How to Fix Your Check Engine Light
You’re driving like normal when suddenly, you notice an amber glow from your dashboard. Your check engine light has popped on out of nowhere, and you have no idea what to do. Is your engine dying? Is your car unsafe to drive? Many drivers find themselves in a panic while wondering how to fix their check engine light, but luckily, it’s not always such a bad omen. In fact, the culprit could be as simple as a loose gas cap! In this guide, we’ll go into the common causes for a check engine light, along with how to get your car back to normal.
If you keep up with your routine maintenance, you can expect a long lifespan out of the components of your vehicle. But even with the best care, wear and tear will eventually catch up to your car. Here are some areas that might need extra attention if you notice your check engine light illuminated:
- Gas Cap: A loose gas cap won’t maintain the proper pressure in the fuel tank, so your vehicle may alert you to give it a good twist.
- Oxygen Sensor: If your oxygen sensors start to go, you might notice problems with fuel economy and idling.
- Air Fuel Ratio Sensor: This component controls the air-fuel mixture as it moves toward the engine, and a damaged part can reduce your fuel economy and responsiveness.
- Mass Air Flow Sensor: This piece controls how much fuel to send to the vehicle, which can affect other engine components like your catalytic converter and spark plugs.
- Ignition Coils: Driving in rough conditions? Your ignition coils might be spent, which can affect your engine power.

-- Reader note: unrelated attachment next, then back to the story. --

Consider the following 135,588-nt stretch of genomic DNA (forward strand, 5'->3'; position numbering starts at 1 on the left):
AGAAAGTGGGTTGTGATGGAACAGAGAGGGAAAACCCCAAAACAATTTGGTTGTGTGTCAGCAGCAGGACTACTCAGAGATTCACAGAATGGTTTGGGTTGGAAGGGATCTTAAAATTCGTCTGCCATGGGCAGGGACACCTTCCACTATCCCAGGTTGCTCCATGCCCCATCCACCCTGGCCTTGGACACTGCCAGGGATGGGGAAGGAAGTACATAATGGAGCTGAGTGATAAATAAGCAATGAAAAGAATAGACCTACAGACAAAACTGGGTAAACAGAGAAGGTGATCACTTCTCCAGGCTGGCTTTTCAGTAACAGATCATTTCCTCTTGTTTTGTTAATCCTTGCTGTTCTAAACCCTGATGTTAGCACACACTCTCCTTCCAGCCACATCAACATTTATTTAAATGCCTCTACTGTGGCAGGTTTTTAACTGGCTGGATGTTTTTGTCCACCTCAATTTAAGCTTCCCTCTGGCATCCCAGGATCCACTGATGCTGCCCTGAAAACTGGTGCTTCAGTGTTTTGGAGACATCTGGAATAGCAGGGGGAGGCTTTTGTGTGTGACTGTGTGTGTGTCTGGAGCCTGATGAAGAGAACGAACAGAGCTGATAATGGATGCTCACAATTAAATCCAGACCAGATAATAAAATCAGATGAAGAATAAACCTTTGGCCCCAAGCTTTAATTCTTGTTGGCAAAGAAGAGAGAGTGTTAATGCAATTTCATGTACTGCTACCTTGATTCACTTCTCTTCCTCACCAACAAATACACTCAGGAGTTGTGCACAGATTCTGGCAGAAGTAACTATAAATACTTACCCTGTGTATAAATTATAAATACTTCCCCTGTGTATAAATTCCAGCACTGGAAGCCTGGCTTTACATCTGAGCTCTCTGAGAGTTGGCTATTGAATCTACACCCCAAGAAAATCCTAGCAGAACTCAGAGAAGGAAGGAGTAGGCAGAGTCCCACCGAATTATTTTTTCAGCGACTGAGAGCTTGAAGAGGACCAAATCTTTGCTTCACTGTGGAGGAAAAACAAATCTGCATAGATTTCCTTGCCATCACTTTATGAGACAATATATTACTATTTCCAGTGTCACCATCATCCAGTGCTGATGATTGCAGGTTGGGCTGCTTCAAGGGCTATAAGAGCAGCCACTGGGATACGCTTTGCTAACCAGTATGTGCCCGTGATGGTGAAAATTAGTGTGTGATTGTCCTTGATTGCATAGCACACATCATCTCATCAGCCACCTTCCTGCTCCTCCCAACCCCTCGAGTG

- Spark Plug Wires: These small parts can halt your engine’s performance before it even reaches the coils!
- Spark Plugs: Think you have issues with your car starter? Double check your spark plugs!
- Thermostat: A faulty thermostat can lead to skyrocketing temperatures in your engine.
- EGR Valve: Have you kept up with your oil changes? A faulty EGR Valve can be caused by carbon build-up from dirty oil.
- Evaporative Emission Canister Purge Valve: This part controls the release of fuel vapor, and a damaged part can result in difficulty starting your engine.
- Catalytic Converter: If your catalytic converter needs work, this may point to a number of underlying issues from spark plugs to oxygen sensors.
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Whether you’re dealing with a faulty alternator or a dying battery, CarHop can help. Find out how to jump start a car today, or keep up with our blog for more DIY vehicle maintenance tips. If you’re starting your search for your next vehicle, check out the dependable used vehicles at your local CarHop.
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